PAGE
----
Lots of options in this - it does have filters but it will take a while to get the hang of them. It can certainly handle adding text and speech balloons. Special effects will take longer to understand and perfect. Perhaps if I'll have any suggestions in its development, it would be able to add, save and import presets for filters and effects, and like the GIMP (which has so far been a big disappointment) some form of scripting language with which to automate tasks.

reviewUntil I can get decent replacements for Paint Shop Pro (which has its own vector graphics and media art tools) and Fireworks, I'll still be running Windows (and no, WINE dies horribly trying to run PSP).

laura_seabrook: (Default)
Finally, after lots of fiddling, I now have Windows, Ubuntu, and SUSE installed in peaceful coexistance on my PC. And after a bit more research I got the buggers to boot properly. Steep learning curve.

The bad news is that neither Paint Shop Pro nor SeMagic will run under Wine, and GIMP is not yet a real replacement (though, look at this). Damn.
laura_seabrook: (Default)

I popped into Borders yesterday and almost (after an hours browsing of  half a dozen candidates) bought two books on Linux for just under $90. But I didn't. Good sense prevailed and I will read the Linux Bible book have on loan from the library (and pages on the web) for free.

Instead I spent (some of)  that money on Minder and Rio Bravo DVDs, plastic boxes, beer and food. Money well frittered away *GRIN*

laura_seabrook: (Default)

OK, I got both SUSE and Ubuntu installed. But - here's the rub - it seems that it's difficult to have a multiple boot system.

I installed SUSE first and then Ubuntu, after which the SUSE Grub got replaced by the Ubuntu one. OK as far as it goes, but it kept on giving a "file not found" error. I found that the reason was that SUSE had updated the files it boots with and changed the numbers on them accordingly, so the Ubuntu Grub was looking for the old file. Eventually I edited the entry manually and change the file names but only after I'd downloaded and installed something called KGRUBEDITOR. I rebooted and SUSE loaded fine. Then I discovered that the SUSE Grub took over when you rebooted from SUSE, and that gave "file not found" errors for Ubuntu!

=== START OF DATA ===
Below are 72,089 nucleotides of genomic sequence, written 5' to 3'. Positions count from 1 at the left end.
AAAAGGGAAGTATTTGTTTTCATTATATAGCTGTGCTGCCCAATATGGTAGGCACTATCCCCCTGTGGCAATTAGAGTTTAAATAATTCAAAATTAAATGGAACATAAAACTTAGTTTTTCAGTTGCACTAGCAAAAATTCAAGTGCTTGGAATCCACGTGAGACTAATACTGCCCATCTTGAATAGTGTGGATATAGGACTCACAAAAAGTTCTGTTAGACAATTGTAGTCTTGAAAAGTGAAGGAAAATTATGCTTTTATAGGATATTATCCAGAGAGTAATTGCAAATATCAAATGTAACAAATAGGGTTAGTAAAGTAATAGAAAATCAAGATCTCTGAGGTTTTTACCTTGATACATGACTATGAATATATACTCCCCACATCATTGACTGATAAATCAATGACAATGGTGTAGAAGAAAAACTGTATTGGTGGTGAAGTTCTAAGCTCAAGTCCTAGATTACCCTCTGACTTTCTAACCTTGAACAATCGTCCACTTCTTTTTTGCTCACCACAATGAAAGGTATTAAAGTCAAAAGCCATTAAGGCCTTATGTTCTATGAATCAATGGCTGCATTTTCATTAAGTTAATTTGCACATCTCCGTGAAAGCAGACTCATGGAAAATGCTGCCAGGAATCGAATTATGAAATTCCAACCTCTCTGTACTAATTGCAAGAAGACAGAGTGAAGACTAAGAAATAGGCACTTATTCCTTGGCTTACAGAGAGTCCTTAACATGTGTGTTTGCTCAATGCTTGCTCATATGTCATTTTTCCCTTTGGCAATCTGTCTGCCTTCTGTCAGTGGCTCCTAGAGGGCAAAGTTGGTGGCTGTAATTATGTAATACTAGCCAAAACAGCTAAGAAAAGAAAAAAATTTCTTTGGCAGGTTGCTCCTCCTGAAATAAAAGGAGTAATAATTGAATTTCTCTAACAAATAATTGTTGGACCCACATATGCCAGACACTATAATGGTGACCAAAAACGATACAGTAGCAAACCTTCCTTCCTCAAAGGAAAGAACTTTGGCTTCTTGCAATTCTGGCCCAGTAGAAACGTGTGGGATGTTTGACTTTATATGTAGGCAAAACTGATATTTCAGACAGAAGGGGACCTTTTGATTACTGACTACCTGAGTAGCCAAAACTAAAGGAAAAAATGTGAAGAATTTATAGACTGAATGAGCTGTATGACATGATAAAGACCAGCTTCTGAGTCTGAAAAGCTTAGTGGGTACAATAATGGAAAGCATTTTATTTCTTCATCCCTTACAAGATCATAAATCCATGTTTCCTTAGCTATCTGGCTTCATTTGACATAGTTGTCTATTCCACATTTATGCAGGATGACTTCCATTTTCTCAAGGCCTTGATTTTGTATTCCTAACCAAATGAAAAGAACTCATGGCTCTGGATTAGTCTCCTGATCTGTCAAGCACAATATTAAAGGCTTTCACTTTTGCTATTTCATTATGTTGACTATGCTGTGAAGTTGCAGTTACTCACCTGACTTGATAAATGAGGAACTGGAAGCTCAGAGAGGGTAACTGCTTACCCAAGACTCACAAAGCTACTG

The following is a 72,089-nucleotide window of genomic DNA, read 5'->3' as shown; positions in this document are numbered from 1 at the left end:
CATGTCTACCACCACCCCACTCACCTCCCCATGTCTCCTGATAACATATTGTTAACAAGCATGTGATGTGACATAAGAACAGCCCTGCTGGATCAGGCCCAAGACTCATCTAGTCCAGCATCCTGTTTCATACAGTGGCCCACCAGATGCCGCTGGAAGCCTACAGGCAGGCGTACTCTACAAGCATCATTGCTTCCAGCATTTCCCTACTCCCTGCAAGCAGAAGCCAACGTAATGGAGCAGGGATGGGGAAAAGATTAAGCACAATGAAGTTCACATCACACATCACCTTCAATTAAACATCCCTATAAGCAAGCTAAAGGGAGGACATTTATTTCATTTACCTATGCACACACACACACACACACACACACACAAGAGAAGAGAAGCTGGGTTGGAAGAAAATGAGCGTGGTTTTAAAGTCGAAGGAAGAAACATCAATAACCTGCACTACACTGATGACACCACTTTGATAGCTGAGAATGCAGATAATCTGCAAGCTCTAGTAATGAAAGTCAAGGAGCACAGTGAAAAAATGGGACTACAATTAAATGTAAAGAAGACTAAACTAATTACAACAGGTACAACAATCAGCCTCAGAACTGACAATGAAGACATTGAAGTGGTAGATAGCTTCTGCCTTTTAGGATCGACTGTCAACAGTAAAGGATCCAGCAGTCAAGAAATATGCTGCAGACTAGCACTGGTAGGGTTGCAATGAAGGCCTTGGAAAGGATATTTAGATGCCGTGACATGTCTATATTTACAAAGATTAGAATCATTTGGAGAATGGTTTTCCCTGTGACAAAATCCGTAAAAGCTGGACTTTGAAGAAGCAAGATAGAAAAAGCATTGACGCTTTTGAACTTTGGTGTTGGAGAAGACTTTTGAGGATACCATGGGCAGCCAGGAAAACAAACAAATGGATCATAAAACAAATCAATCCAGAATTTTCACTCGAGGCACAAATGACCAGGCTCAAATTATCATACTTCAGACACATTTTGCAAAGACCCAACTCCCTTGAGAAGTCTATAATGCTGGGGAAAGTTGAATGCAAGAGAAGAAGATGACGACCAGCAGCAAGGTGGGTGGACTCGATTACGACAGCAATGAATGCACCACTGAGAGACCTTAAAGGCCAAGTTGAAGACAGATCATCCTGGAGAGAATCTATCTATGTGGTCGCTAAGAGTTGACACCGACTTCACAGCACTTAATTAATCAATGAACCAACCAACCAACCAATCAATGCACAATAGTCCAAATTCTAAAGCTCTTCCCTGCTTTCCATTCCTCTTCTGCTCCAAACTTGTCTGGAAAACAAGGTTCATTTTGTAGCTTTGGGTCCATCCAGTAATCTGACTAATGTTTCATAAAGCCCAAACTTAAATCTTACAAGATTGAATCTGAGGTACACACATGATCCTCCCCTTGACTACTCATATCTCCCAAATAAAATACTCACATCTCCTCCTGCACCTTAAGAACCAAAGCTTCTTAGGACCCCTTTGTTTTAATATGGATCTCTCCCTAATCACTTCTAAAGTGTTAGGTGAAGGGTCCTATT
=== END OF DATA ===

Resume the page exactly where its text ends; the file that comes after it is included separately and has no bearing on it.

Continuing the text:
Seems to be a comedy of errors. I've actually created a Grub partition just for the thing, but I need to get one of them working properly first! Ubuntu mysteriously won't read/write to my USB stick (formatted as FAT32) otherwise I'd make a copy of menu.lst and see what was wrong. Sigh - it's awfully confusing only half knowing what I'm doing. Kevin is some help but assumes that I know that which I don't know.

computerNo wonder Linux hasn't driven Windows into the ground, when configuring it is a maze of archaic commands and little known facts! At least I can still boot to Windows.

Windows

Mar. 12th, 2009 11:29 pm
laura_seabrook: (Default)
...is back online after using Super GRUB. Mind you., I've trashed the SUSE installation, but Windows does boot now.
laura_seabrook: (Default)
Don'tcha just love it - I installed SUSE 11.0 and it booted OK, once (the idea was to Install SUSE, followed by UBUNTU and have a dual boot option, so that I could run different packages).

Thereafter I kept getting a text message that GRUB was loading and then an "error 22" and everything would freeze. Well I came to university today and found the SUPER GRUB page. I'll burn the Super Grub CD using the media PC and boot it on my study PC, which has the problem. Good job I have two PCs.

There's something odd about SUSE 11.0. SUSE 10.3 was fine and never gave much trouble, but 11.0 has been annoying from the start. Hopefully UBUNTU won't be.